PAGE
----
Saturday, August 23, 2008

Biblical/Theologically-Based Philosophy of Church Conflict Management

Conflict has always been around among human beings since the fall episode narrated in Genesis chapter 3. From that point on, one can almost find conflict stories in every book of the Bible. Wherever two or three people gather in the name of Jesus, there is not only Jesus’ presence among them, but also conflict. Thus, it seems almost impossible for humans to live completely conflict free, especially in the church.
In the book Managing Church Conflict, Halverstadt points his readers to the sources of church conflict. Halverstadt mentions the fact that church people are sinners and that spiritual commitment is central to the psychological identity of those who follow religion. The combination of these two human characteristics can be very dangerous whenever there is disagreement concerning beliefs and/or commitments.[1] People get infuriated when they perceive their worldview being questioned or disbelieved. Unfortunately, there are several more situations in church life other the theological ones that ignite conflict. Steinke lists thirteen triggers of anxiety and consequently (in most cases) conflict in churches. The list appears as follows:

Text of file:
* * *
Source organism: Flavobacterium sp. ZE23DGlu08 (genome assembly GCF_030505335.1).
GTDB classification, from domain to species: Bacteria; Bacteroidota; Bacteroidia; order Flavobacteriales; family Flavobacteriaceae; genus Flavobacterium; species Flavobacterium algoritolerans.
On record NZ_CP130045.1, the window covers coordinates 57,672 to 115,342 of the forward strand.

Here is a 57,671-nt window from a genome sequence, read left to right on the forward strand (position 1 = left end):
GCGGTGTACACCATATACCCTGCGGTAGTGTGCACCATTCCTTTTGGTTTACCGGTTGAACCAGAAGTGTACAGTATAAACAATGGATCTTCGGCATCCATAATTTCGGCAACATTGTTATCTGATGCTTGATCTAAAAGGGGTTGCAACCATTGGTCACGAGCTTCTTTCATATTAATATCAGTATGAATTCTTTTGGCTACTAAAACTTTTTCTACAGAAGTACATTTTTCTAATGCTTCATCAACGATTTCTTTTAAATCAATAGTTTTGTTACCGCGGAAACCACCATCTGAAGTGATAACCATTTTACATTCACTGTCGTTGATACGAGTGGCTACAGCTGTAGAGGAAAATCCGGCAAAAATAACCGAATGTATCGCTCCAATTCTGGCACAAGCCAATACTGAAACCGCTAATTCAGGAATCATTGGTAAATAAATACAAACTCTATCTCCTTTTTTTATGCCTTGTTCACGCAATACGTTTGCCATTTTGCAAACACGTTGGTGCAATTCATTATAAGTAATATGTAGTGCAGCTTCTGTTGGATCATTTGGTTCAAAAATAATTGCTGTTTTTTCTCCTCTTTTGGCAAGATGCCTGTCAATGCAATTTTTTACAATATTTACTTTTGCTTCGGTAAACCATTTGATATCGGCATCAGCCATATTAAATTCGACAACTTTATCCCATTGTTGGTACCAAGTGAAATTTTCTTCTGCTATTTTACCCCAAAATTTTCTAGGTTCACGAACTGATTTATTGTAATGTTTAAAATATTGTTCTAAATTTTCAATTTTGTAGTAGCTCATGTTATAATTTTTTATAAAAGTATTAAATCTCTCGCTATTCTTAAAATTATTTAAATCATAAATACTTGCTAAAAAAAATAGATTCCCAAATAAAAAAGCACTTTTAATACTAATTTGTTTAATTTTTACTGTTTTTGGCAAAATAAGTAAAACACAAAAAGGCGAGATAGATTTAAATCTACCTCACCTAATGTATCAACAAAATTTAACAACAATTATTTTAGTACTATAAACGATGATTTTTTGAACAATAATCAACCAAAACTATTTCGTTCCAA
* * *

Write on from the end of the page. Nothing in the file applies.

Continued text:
Sex, Sexuality
Pastor’s Leadership Style
Lay Leadership Style
Growth, Survival
Staff Conflict
Harm Done to a Child, Death of a Child
Old and New
Contemporary and Traditional Worship
Gap between the Ideal and the Real
Building, Construction, Space, and Territory[2]